• The production spent two all-nighters dressing the beautiful atrium of Henri Bendel with a Midsummer Night’s Dream themed design, as well as the aviator-themed window displays. They also created window displays for the Hearst Tower with faux stores by Valentino, Anna Sui, Catherine Malandrino and Alberto Ferretti. Excited New Yorkers thought that actual stores had opened on the ground level of the Tower and were sorely disappointed to discover that they were only for the movie.

  • Across the street from St. James Church, windows were re-dressed in actual Yves St. Laurent, Asprey and Sonia Rykiel stores for the film’s climax.

  • In the film, costume designer Patricia Field selected clothing and accessories to adorn Isla Fisher’s Becky Bloomwood, including Balenciaga, Marc Jacobs, Christian Louboutin, Alexander McQueen, Zac Posen, Miu Miu, Salvatore Ferragamo, Prada, Christian Dior, Todd Oldham, Gucci and Matthew Williamson, among others.

  • To create a lavish display in Henri Bendel’s six-story atrium, as well as window decorations, production designer Kristi Zea and supervising art director Paul Kelly had to bring in a full complement of their department to pull an all-nighter with military precision, as they only had enough time between the store closing its doors to the public and reopening them again in the morning to pull off the impossible. Mission was accomplished, with legions of New Yorkers admiring the results before the cameras began rolling later that day.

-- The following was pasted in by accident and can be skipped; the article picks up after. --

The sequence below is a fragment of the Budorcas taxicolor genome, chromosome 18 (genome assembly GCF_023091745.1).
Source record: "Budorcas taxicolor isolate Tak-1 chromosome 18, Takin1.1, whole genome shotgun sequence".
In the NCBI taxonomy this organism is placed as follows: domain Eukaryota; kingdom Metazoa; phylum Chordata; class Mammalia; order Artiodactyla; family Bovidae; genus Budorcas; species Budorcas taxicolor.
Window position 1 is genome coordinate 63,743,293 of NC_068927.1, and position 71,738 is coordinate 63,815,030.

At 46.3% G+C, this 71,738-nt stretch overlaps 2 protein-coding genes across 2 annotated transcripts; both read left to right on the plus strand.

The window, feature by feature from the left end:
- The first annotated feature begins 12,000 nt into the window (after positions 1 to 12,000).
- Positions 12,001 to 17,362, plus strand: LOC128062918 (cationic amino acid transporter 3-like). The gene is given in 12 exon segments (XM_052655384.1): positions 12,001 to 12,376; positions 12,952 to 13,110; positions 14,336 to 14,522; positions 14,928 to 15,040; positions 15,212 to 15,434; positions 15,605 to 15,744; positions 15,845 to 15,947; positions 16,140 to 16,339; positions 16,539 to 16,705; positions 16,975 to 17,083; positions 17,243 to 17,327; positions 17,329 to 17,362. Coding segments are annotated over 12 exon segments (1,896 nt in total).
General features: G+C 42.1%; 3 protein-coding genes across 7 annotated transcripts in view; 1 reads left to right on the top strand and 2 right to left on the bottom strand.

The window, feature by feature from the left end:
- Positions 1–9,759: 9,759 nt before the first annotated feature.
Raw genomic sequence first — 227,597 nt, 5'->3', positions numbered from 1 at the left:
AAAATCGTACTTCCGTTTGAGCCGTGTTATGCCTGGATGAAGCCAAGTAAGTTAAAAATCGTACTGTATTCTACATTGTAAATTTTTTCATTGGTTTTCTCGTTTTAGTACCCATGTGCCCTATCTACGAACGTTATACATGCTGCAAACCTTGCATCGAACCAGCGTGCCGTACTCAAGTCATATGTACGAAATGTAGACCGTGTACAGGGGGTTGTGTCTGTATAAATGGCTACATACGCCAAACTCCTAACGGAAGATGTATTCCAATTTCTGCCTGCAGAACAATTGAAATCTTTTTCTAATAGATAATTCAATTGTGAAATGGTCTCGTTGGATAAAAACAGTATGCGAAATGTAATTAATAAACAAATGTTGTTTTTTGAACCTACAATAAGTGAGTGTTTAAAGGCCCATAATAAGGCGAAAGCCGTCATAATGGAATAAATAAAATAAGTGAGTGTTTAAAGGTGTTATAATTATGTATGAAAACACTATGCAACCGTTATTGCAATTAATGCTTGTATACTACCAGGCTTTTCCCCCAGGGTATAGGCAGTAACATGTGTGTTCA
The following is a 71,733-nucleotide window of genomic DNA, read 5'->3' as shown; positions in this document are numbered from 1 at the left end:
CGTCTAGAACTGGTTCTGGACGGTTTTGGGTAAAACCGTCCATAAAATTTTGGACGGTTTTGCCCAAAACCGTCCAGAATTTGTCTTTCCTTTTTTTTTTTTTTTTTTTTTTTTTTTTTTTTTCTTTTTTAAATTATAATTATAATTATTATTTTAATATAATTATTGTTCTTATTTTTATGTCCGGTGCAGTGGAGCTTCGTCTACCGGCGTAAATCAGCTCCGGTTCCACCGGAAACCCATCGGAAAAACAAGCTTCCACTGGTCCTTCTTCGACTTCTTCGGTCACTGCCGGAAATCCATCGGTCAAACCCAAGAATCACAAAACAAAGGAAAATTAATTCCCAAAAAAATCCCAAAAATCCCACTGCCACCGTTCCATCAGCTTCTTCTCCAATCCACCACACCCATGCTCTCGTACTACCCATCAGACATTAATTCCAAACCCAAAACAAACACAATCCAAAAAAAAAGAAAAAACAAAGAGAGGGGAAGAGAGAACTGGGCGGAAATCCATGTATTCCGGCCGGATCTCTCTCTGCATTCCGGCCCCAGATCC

• Filming in New York City gave the filmmakers access to the pool of local actors perhaps better known for their work in the theatre than on film, including Christine Ebersole (Tony Award winner as Best Actress in a Musical for “Grey Gardens”), LaChanze (Tony Award winner as Best Actress in a Musical for “The Color Purple”) and Kaitlin Hopkins (star of the upcoming touring company of “Dirty Dancing: The Musical”).

  • Ed Helms of “The Office” is seen only on videotape in the movie as self-help money management guru Garrett E. Barton.

  • A bank loan officer is portrayed by Jonathan Tisch, Loews Hotel Chairman and CEO; and in a publishing reception scene filmed in Chicago, another banker is played by Andy Serwer, managing editor of Fortune Magazine.

  • Robert Stanton, who plays ruthless debt collector Derek Smeath, drew upon the only other job he ever had besides actor: a skip tracer for a student loan company, finding people who had defaulted on their debts. Stanton admits that he wasn’t good at harassing people, since he would always burst out in laughter instead.